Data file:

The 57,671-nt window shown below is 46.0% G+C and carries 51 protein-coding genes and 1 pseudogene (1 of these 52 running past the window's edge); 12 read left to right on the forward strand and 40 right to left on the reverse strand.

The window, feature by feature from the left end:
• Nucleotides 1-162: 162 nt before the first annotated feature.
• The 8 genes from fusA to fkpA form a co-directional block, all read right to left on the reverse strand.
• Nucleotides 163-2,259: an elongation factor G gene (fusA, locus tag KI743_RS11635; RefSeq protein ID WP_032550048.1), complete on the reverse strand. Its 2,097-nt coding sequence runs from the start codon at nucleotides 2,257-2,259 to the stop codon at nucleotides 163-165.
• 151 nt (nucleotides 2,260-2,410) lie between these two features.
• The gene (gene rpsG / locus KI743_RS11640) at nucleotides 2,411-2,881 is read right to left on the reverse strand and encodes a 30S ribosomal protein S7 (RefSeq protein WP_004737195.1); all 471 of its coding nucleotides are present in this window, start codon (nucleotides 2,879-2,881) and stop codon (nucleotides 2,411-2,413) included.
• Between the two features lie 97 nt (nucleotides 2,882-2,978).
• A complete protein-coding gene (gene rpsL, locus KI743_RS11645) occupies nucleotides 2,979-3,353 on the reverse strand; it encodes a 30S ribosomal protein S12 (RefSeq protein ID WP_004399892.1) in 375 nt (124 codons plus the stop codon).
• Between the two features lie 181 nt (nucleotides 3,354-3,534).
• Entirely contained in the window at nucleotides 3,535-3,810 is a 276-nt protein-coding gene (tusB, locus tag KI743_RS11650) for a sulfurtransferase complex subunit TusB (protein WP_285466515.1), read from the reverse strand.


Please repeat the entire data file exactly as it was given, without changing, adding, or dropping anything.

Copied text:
The 57,671-nt window shown below is 46.0% G+C and carries 51 protein-coding genes and 1 pseudogene (1 of these 52 running past the window's edge); 12 read left to right on the forward strand and 40 right to left on the reverse strand.

The window, feature by feature from the left end:
• Nucleotides 1-162: 162 nt before the first annotated feature.
• The 8 genes from fusA to fkpA form a co-directional block, all read right to left on the reverse strand.
• Nucleotides 163-2,259: an elongation factor G gene (fusA, locus tag KI743_RS11635; RefSeq protein ID WP_032550048.1), complete on the reverse strand. Its 2,097-nt coding sequence runs from the start codon at nucleotides 2,257-2,259 to the stop codon at nucleotides 163-165.
• 151 nt (nucleotides 2,260-2,410) lie between these two features.
• The gene (gene rpsG / locus KI743_RS11640) at nucleotides 2,411-2,881 is read right to left on the reverse strand and encodes a 30S ribosomal protein S7 (RefSeq protein WP_004737195.1); all 471 of its coding nucleotides are present in this window, start codon (nucleotides 2,879-2,881) and stop codon (nucleotides 2,411-2,413) included.
• Between the two features lie 97 nt (nucleotides 2,882-2,978).
• A complete protein-coding gene (gene rpsL, locus KI743_RS11645) occupies nucleotides 2,979-3,353 on the reverse strand; it encodes a 30S ribosomal protein S12 (RefSeq protein ID WP_004399892.1) in 375 nt (124 codons plus the stop codon).
• Between the two features lie 181 nt (nucleotides 3,354-3,534).
• Entirely contained in the window at nucleotides 3,535-3,810 is a 276-nt protein-coding gene (tusB, locus tag KI743_RS11650) for a sulfurtransferase complex subunit TusB (protein WP_285466515.1), read from the reverse strand.